MIT14_30s09_lec15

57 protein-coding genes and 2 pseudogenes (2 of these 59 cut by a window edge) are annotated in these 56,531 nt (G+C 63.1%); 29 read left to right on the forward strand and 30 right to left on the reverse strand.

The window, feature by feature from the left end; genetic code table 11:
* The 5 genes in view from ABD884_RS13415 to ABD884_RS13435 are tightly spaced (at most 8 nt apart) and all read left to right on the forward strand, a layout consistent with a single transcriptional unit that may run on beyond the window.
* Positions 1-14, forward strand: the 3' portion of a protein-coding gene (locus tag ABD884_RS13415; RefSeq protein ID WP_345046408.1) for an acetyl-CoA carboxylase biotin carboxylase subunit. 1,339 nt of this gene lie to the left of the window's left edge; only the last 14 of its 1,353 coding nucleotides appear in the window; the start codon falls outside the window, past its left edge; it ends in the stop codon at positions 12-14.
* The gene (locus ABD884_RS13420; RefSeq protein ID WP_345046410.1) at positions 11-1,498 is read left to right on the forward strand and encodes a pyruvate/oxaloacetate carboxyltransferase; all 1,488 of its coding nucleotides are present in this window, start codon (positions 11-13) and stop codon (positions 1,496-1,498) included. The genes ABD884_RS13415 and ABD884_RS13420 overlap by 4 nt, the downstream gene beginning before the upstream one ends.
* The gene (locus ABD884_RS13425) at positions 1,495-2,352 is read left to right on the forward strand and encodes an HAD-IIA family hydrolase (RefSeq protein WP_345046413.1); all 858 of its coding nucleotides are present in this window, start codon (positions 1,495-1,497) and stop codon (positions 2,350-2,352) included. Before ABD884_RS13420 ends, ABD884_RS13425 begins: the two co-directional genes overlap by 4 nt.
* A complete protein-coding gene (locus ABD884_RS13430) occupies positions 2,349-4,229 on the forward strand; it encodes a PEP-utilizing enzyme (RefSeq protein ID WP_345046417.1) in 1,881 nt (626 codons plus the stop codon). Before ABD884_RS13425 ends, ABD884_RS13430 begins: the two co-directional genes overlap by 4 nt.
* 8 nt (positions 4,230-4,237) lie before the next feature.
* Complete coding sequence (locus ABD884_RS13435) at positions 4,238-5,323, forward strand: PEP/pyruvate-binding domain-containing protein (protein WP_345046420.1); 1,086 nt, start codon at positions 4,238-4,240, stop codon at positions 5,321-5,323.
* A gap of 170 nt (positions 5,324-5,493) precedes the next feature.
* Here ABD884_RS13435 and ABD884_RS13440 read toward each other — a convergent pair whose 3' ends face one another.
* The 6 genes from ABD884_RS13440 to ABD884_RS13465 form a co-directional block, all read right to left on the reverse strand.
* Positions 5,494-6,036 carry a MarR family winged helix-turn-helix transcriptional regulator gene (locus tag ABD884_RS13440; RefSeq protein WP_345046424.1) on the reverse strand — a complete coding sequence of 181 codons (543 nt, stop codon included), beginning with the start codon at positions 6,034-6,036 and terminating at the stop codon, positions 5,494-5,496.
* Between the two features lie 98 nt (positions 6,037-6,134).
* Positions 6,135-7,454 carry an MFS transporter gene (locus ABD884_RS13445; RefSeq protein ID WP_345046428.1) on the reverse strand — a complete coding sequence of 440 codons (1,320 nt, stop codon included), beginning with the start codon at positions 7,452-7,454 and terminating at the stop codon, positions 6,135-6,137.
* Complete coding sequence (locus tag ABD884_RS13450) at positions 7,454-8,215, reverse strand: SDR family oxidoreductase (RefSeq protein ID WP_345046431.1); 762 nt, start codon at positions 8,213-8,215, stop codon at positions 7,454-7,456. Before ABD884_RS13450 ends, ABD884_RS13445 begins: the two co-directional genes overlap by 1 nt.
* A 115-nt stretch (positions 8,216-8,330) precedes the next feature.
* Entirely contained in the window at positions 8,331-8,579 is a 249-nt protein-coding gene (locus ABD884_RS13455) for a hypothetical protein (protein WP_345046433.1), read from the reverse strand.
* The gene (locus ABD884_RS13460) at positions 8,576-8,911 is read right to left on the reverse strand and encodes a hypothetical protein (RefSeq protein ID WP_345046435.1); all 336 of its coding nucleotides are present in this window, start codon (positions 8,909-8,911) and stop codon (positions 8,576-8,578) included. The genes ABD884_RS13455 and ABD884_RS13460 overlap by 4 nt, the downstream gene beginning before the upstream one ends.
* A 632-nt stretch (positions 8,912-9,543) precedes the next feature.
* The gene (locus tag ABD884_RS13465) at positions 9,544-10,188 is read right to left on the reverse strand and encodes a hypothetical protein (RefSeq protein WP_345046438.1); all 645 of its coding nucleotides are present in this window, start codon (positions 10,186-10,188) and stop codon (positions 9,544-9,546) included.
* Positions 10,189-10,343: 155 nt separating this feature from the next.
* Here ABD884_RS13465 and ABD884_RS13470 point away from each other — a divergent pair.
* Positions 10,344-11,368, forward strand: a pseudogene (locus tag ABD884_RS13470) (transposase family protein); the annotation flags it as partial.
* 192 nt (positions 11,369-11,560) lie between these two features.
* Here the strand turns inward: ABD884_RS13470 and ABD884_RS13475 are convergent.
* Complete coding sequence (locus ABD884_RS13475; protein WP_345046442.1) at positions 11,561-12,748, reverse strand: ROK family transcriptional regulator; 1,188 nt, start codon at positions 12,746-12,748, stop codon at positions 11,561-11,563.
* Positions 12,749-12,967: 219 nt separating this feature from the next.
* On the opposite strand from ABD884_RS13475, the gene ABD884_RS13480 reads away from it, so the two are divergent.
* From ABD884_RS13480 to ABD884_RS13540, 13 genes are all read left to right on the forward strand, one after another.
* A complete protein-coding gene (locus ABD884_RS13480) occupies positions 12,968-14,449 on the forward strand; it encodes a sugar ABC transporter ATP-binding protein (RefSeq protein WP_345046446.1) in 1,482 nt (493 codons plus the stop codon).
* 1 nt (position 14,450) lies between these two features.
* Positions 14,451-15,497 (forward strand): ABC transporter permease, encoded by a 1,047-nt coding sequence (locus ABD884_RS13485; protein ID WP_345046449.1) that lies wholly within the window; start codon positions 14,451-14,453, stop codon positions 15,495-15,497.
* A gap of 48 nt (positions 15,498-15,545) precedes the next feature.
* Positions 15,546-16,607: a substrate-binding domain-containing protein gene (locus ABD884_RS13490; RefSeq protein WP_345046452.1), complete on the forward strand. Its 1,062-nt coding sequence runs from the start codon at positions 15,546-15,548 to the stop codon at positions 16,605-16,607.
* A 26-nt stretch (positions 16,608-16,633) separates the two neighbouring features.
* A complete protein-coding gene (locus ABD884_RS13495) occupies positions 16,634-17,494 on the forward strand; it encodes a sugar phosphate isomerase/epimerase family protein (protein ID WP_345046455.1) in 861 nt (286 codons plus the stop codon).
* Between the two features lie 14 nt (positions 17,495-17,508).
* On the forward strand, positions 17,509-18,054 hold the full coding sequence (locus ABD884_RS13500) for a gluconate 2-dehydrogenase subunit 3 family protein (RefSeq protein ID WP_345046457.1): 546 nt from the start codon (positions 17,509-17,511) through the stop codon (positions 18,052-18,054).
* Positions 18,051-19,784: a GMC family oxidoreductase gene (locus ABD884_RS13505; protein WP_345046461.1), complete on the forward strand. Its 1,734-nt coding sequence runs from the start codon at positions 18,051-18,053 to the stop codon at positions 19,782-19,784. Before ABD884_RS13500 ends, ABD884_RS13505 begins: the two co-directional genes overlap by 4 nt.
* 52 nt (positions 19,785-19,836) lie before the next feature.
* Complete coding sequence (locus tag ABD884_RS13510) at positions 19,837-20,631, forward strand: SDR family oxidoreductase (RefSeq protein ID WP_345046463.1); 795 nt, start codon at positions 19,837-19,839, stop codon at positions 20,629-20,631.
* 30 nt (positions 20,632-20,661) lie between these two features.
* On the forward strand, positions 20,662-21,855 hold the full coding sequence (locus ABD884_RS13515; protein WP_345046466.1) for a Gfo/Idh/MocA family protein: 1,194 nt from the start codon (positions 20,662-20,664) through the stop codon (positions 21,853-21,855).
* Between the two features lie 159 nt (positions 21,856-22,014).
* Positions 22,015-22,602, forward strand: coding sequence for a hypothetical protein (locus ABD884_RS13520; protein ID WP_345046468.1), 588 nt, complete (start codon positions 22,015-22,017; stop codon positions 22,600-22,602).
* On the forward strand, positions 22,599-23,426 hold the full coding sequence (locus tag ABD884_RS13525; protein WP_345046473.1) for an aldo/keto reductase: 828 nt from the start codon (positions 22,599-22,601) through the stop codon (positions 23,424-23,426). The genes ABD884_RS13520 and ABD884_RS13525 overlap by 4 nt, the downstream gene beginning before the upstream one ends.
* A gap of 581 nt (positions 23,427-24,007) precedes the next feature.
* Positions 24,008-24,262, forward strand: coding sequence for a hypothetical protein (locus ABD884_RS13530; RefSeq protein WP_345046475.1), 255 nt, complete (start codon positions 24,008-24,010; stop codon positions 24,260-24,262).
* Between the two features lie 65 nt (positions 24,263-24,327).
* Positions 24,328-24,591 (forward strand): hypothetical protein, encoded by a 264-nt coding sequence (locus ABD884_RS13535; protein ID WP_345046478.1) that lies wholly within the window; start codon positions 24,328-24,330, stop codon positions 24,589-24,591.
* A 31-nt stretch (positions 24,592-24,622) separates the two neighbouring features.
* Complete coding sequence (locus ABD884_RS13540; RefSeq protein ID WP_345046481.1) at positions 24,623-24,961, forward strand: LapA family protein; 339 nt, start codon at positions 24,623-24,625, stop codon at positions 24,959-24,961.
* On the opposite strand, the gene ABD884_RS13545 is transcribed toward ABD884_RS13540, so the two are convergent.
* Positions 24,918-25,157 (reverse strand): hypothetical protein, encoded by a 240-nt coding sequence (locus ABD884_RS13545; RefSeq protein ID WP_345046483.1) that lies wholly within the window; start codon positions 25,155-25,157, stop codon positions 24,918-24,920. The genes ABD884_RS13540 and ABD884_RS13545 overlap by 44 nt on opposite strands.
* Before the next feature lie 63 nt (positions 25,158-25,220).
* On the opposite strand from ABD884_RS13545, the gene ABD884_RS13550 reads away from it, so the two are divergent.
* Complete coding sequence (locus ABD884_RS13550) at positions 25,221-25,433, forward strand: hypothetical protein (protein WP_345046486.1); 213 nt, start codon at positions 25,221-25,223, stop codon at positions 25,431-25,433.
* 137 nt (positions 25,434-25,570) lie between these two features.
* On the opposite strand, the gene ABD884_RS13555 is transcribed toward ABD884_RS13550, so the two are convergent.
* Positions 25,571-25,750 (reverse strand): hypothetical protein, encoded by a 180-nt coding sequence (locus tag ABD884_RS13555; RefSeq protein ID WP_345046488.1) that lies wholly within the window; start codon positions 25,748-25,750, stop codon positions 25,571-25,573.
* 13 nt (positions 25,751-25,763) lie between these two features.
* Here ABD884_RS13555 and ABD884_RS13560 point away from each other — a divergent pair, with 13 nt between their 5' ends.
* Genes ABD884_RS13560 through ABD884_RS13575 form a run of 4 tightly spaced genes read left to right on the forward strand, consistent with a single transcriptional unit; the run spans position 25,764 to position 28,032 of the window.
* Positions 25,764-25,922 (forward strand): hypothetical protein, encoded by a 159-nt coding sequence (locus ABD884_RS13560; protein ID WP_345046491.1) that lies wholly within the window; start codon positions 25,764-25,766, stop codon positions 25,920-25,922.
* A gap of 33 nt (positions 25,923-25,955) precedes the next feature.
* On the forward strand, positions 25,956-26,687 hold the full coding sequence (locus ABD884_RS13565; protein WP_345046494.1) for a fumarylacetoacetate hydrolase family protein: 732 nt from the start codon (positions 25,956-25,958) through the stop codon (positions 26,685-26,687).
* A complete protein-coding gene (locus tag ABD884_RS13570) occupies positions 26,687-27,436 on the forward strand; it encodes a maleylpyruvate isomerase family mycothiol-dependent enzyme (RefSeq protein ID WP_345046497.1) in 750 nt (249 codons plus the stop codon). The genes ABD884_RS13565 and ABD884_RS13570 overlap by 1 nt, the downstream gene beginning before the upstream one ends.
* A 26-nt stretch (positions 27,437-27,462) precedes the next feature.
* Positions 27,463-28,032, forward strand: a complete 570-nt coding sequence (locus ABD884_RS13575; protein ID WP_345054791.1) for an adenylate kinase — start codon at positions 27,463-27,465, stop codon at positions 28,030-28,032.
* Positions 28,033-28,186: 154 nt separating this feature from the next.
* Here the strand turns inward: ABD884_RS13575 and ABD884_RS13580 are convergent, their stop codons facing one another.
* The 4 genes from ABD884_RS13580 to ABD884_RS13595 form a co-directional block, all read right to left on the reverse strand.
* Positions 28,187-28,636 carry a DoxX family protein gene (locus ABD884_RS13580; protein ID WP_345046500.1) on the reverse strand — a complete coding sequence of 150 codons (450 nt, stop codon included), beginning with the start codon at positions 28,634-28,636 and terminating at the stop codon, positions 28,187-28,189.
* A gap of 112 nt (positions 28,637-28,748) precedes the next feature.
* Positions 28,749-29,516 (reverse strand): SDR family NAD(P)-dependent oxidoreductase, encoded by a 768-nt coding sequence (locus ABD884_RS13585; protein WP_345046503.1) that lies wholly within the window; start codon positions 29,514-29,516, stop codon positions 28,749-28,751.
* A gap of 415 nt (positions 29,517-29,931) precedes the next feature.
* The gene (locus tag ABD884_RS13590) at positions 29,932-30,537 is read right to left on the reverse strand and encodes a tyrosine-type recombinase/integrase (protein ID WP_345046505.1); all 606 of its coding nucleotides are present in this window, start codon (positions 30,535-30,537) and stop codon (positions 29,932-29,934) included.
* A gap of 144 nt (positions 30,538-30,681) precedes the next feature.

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Unformatted text preview: MIT OpenCourseWare http://ocw.mit.edu 14.30 Introduction to Statistical Methods in Economics Spring 2009 For information about citing these materials or our Terms of Use, visit: http://ocw.mit.edu/terms . 14.30 Introduction to Statistical Methods in Economics Lecture Notes 15 Konrad Menzel April 7, 2009 1 Special Distributions (continued) 1.1 The Poisson Distribution Often, we may be interested in how often a certain event occurs in a given interval. Example 1 In airline safety, we may want to have some notion of how ”safe” an airplane model is. The following data are from the website www.airsafe.com , and give the total number of flights and number of fatal events involving aircraft of a given type up to December 2006. Model Flights Events Airbus A300 10.35M 9 Airbus A310 3.94M 6 Airbus A320/319/321 30.08M 7 Airbus A340 1.49M 0 Boeing 727 76.40M 48 Boeing 737 127.35M 64 Boeing 747 17.39M 28 Boeing 757 16.67M 7 Boeing 767 13.33M 6 Boeing 777 2.0M 0 Boeing DC9 61.69M 43 Boeing DC10 8.75M 15 Boeing MD11 1.69M 3 Boeing MD80/MD90 37.27M 14 Concorde 0.09M 1 We can see immediately that some types of aircraft have had fewer accidents than others simply because they haven’t been in service for long or were only produced in small numbers. In order to be able to make a more meaningful comparison, we need a better way of describing the distribution of the number of fatal events. Random variables of this type are commonly referred to as count data , and an often used distribution to describe them is the Poisson distribution 1 Definition 1 X is said to follow Poisson distribution with arrival rate λ , X ∼ P ( λ ) , if it has the p.d.f. − λ f X ( x ) = λ x x e ! if x ∈ { , 1 , 2 , . . . } 0 otherwise Note that in particular, X is discrete. Property 1 For a Poisson random variable X , E [ X ] = λ Var( X ) = λ In order to see why the Poisson distribution is a plausible candidate for the distribution of a count variable, let’s do the following thought experiment: Suppose • the probability that the event happens in a time window of length n 1 is p n = n λ . • we also assume that the event happening at any given instant is independent across time. We then let the partition of subintervals grow finer by letting n go to infinity. If the probability of two occurrences in the same shrinking subinterval goes to zero, and we then count the number of subintervals in which the event occurs at least once we get the total number of occurrences. Notice that this will be a binomial random variable with parameters p = n λ and n . Proposition 1 For the binomial random variable X n ∼ B n, n λ , as n → ∞ , the p.d.f. converges to n λ x λ n − x e − λ λ x lim f X n ( x ) = lim 1 − = n n x n n x !...
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